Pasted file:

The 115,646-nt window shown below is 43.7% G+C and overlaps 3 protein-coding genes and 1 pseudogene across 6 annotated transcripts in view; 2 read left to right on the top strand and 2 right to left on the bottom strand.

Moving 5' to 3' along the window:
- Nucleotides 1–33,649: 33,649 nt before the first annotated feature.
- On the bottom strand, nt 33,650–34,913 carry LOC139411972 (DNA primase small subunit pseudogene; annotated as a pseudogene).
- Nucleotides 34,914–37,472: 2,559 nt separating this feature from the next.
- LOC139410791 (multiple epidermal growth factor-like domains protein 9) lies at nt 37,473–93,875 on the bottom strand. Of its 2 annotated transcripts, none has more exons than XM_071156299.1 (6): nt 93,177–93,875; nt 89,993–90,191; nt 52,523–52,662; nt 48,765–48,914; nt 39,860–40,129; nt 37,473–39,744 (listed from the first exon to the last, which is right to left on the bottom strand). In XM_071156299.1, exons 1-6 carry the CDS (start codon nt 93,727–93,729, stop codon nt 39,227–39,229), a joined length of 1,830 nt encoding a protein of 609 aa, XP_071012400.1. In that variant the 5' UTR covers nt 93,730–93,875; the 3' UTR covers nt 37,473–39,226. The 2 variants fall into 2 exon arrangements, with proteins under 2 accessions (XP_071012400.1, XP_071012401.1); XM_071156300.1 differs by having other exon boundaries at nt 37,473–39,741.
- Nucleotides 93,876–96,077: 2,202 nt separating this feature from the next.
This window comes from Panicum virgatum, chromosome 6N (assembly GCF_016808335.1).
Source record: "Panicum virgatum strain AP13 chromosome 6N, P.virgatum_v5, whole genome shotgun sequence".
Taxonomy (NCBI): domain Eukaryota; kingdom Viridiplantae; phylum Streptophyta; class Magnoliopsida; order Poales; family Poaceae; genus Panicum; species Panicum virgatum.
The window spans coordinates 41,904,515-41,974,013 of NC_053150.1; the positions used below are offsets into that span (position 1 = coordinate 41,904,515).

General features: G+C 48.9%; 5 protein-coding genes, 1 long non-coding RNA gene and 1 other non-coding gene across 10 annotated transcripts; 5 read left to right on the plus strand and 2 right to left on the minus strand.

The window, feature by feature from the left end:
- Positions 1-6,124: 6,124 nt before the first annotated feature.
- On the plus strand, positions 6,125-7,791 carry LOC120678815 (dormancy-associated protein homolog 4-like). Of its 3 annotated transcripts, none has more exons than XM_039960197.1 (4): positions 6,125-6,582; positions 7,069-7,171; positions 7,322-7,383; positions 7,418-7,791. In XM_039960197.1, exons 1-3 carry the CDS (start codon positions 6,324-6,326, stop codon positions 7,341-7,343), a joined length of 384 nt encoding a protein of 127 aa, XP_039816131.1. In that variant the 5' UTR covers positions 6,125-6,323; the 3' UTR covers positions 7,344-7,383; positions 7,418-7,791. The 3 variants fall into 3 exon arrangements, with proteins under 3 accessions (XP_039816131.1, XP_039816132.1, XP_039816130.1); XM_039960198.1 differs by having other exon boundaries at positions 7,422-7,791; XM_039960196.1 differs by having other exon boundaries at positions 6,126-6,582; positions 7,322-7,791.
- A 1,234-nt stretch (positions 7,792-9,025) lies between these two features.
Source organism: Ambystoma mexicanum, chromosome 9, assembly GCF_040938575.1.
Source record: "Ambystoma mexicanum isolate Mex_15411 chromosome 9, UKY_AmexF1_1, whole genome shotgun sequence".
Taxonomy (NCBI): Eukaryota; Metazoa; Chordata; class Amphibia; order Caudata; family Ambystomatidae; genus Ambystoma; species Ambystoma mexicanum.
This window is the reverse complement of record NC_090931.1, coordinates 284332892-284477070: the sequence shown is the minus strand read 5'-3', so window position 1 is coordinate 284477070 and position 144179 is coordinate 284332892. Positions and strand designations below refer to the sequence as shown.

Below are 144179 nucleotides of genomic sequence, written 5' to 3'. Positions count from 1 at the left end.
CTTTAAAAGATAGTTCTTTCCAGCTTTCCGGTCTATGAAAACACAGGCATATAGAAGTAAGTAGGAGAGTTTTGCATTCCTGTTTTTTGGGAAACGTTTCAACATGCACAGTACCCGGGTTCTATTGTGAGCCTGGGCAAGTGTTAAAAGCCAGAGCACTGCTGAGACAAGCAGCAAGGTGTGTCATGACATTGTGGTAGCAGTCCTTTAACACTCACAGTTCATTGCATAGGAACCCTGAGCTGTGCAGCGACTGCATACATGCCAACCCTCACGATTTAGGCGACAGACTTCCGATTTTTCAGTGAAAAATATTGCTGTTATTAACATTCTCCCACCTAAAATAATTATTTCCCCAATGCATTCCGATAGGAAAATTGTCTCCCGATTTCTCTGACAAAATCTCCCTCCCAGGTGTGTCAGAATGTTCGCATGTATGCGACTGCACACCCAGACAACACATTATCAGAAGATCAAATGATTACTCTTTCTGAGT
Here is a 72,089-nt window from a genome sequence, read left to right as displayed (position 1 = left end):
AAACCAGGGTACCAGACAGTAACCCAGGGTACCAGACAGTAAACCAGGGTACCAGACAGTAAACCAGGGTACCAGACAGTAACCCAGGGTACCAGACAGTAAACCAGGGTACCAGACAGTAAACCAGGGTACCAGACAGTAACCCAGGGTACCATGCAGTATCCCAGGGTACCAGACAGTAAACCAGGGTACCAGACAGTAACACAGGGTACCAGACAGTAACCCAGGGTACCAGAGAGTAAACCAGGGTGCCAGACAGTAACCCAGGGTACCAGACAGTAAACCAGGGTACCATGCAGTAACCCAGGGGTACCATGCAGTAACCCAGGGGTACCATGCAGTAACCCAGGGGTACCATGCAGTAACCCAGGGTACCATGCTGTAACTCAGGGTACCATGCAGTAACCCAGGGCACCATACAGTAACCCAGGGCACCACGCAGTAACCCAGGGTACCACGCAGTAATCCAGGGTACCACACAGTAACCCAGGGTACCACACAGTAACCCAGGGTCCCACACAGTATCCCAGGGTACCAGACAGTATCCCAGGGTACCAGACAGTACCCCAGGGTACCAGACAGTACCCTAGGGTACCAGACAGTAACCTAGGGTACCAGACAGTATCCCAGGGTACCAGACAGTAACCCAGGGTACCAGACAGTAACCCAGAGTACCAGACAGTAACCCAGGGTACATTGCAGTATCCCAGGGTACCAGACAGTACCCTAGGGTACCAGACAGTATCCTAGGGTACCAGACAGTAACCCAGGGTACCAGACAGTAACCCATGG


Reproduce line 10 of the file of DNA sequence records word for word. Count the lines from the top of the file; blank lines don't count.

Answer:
Taxonomy (NCBI): domain Eukaryota; kingdom Viridiplantae; phylum Streptophyta; class Magnoliopsida; order Poales; family Poaceae; genus Panicum; species Panicum virgatum.